Subtleties in human-to-human communication are so complex that it's difficult, if not impossible, to capture them in rules.
Consider the fine art of irony, for example. We are living in an age where computers have the intelligence to engage in conversations that are very close to the way humans communicate. However, whether artificial intelligence will ever be capable to understand or even use irony is still a subject for debate.
Subtleties in communication are pivotal in communicating effectively with our audiences – journalists, social media communities and influencers alike. The better we know and understand the person we are talking to, the better we are able to adapt our message to their preference.
Many of those subtle differences in communication depend on national or even regional culture, despite globalization. The preferred tone of voice, timing, message and even medium may strongly vary between countries. As a Dutch PR, I have done my share of liaising with Belgian journalists in the past. Although our countries share a border and even a language, the cultural differences in media relations couldn’t be bigger. While the Dutch media tend to prefer a straight-forward approach to pitching, Belgian journalists are much more relationship-oriented. In other words: if they have an existing relationship with your client, they will be more likely to consider covering your story.
Being aware of cultural differences is vital in PR. Successful campaigns rely on local knowledge. Our recent Global Media Guide serves a helpful snapshot into the global media relations landscape. It turns out there are many trends that are dominant across the world; journalists have less time to work on stories, local stories are always preferred above generic ones and engaging content is key on social media. There are however some very interesting specific cultural characteristics of traditional and social media.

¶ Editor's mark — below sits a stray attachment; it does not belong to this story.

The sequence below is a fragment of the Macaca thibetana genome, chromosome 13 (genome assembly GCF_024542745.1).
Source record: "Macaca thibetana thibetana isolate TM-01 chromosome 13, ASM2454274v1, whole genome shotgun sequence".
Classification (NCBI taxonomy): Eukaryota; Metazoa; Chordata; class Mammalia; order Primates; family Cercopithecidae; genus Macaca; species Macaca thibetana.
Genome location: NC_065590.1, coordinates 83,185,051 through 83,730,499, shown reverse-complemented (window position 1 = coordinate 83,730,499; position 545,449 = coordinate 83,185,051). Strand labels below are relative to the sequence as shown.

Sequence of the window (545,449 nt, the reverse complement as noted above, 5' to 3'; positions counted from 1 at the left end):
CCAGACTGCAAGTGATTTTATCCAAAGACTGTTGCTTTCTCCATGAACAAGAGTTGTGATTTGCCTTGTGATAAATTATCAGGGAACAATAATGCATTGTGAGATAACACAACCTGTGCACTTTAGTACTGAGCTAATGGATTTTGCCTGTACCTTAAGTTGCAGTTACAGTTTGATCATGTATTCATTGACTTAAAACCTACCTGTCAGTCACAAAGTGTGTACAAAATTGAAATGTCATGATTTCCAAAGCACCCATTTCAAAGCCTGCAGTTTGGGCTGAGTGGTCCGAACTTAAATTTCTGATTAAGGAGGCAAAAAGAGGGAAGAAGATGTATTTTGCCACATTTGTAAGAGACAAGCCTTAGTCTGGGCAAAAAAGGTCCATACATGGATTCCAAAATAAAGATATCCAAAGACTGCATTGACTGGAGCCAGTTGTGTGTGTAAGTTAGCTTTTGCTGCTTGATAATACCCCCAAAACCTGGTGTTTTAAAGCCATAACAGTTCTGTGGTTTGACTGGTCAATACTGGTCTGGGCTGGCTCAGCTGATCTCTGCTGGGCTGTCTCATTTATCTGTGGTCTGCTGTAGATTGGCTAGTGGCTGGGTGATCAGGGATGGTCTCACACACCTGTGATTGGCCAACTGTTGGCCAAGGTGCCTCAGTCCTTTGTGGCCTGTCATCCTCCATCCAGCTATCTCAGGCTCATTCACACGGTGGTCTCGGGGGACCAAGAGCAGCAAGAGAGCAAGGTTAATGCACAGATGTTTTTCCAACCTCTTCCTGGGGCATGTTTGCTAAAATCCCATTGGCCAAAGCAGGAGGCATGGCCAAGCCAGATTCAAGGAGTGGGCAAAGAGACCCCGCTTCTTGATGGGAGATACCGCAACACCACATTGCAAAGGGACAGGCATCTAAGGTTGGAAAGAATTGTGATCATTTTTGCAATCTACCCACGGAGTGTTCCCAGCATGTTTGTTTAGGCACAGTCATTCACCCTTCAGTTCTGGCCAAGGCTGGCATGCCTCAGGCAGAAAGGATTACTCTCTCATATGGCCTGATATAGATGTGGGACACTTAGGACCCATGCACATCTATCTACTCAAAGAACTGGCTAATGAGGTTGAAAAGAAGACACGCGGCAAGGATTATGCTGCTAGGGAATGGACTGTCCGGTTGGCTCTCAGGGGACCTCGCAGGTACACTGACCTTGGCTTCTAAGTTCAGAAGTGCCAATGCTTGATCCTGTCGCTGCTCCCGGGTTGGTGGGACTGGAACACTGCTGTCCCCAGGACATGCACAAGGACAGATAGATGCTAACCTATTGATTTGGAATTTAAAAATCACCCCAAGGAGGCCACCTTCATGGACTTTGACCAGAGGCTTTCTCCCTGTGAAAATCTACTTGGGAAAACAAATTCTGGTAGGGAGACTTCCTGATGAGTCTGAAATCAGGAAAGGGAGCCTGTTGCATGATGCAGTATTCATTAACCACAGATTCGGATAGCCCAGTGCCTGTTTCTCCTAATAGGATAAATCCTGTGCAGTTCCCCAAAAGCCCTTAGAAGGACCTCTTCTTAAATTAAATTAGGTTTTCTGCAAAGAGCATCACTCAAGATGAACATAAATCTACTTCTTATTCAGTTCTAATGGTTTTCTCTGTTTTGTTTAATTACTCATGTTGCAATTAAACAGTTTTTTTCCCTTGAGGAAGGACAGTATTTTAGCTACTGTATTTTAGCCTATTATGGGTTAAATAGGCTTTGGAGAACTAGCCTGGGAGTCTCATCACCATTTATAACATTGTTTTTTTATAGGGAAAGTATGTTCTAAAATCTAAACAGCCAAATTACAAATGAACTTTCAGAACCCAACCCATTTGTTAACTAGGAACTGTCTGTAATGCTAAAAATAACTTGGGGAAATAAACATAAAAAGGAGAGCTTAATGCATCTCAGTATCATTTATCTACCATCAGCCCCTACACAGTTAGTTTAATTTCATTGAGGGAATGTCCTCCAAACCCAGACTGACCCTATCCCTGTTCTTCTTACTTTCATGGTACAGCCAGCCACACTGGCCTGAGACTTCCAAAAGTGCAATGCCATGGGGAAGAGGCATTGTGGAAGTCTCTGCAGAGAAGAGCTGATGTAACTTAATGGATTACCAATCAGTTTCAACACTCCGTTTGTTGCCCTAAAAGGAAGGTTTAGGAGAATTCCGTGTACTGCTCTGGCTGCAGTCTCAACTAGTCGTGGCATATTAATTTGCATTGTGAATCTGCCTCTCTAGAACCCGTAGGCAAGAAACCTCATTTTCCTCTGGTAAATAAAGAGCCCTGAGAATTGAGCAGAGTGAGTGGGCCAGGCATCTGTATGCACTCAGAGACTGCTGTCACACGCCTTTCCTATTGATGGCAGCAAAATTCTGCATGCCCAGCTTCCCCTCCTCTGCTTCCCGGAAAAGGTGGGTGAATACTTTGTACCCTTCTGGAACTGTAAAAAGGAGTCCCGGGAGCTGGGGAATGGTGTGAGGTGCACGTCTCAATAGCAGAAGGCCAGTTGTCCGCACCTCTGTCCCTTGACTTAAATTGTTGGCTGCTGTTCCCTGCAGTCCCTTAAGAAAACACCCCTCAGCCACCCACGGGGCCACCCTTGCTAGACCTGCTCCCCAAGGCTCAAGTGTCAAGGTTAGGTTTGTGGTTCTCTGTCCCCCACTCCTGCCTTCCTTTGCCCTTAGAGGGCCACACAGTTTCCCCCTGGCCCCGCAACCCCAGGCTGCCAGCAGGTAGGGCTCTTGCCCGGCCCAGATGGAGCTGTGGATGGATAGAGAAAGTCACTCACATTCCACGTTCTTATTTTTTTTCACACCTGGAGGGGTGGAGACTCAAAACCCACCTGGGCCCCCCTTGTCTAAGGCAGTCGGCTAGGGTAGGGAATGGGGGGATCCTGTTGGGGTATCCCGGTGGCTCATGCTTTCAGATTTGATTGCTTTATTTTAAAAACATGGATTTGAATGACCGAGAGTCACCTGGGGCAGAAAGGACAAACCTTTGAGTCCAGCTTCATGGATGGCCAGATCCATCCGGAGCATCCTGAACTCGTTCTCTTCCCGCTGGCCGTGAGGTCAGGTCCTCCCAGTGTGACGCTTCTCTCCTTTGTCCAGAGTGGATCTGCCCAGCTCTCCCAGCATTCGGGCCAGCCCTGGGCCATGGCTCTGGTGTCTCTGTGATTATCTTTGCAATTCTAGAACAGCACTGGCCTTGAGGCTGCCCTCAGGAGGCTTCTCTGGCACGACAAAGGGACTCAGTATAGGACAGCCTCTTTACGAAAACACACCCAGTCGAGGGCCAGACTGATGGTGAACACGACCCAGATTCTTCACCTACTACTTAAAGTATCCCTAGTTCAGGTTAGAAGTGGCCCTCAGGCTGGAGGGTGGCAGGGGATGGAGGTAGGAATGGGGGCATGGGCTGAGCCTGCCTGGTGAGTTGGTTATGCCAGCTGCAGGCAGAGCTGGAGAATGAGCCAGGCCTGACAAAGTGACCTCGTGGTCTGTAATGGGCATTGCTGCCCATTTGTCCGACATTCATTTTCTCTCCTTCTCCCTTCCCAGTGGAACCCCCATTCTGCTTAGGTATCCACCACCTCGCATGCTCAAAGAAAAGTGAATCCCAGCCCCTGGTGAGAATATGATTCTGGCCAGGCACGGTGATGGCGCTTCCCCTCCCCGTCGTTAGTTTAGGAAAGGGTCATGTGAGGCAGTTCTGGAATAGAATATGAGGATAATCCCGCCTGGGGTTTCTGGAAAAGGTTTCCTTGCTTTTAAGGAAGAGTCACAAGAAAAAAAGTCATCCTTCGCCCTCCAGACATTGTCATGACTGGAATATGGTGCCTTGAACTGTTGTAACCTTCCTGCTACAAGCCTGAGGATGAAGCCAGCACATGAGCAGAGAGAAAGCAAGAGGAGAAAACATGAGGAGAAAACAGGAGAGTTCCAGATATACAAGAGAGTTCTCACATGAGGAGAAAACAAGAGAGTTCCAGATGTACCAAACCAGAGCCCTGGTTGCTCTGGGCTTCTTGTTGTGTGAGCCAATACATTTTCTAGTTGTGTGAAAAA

Read our Global Media Guide here:
A Few Highlights:
The German public, for example, is highly critical of overly promotional messaging and buzzwords – which has resulted in journalists being very data-driven. Be prepared to provide points of proof such as survey results and reports when reaching out to the media to see results.
There is also high consumer awareness around security and privacy in Germany. Over 30% of consumers choose not to visit a website based on sensitivities around their personal data. Always ensure your website has a clear and visible security policy to avoid losing out.
As in all Latin countries, people in Spain always seek engagement, even with brands. Prepare and develop a content engagement strategy for your brand on social media and digital channels before launching a campaign.
UK consumers: useful over sales-focused content
Consumers in the UK tend to be more cynical than in other markets. Therefore, when writing social media content, you should avoid creating sales-focused or promotional material. Instead, aim to provide humorous, engaging or useful content.
Australians have a unique sense of humor, which may seem cheeky or irrelevant to outsiders. Tapping into that humor is a great way to get your message across.
South-Korean reporters are usually not shy and can be quite aggressive in asking for information on market strategies, profits and revenues, and proprietary information. Therefore, when dealing with Korean media, one should use relevant local information in positive analogies and examples to underscore a point.
In the US, scheduling informal meetings with journalists to discuss their interests and perspective onPR approaches is a good way to establish a strong relationship. Although this does not always result in coverage, a journalist who you’ve met with face-to-face will be more likely to reach out when looking for sources.
Belgian journalists don’t respond well to overly informal approaches. Always make sure to observe formalities during introductions and when sending pitches.
Funny French: critical but enjoy a good joke
The French like to complain and criticize. And it’s even worse on social media. Don’t be shy to add some humor to your tone of voice, as the French still enjoy a good joke.
Of course, these are just generalizations. And by nature, generalizations never apply to every individual and tend to be exaggerated a bit. Nevertheless, it shows that it is important be aware of cultural differences and subtleties when engaging with international audiences.
Looking for more?
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We are curious to learn about your experiences and best practices too. Feel free to comment or get in touch!
By Freek Janssen, Head of Content at LEWIS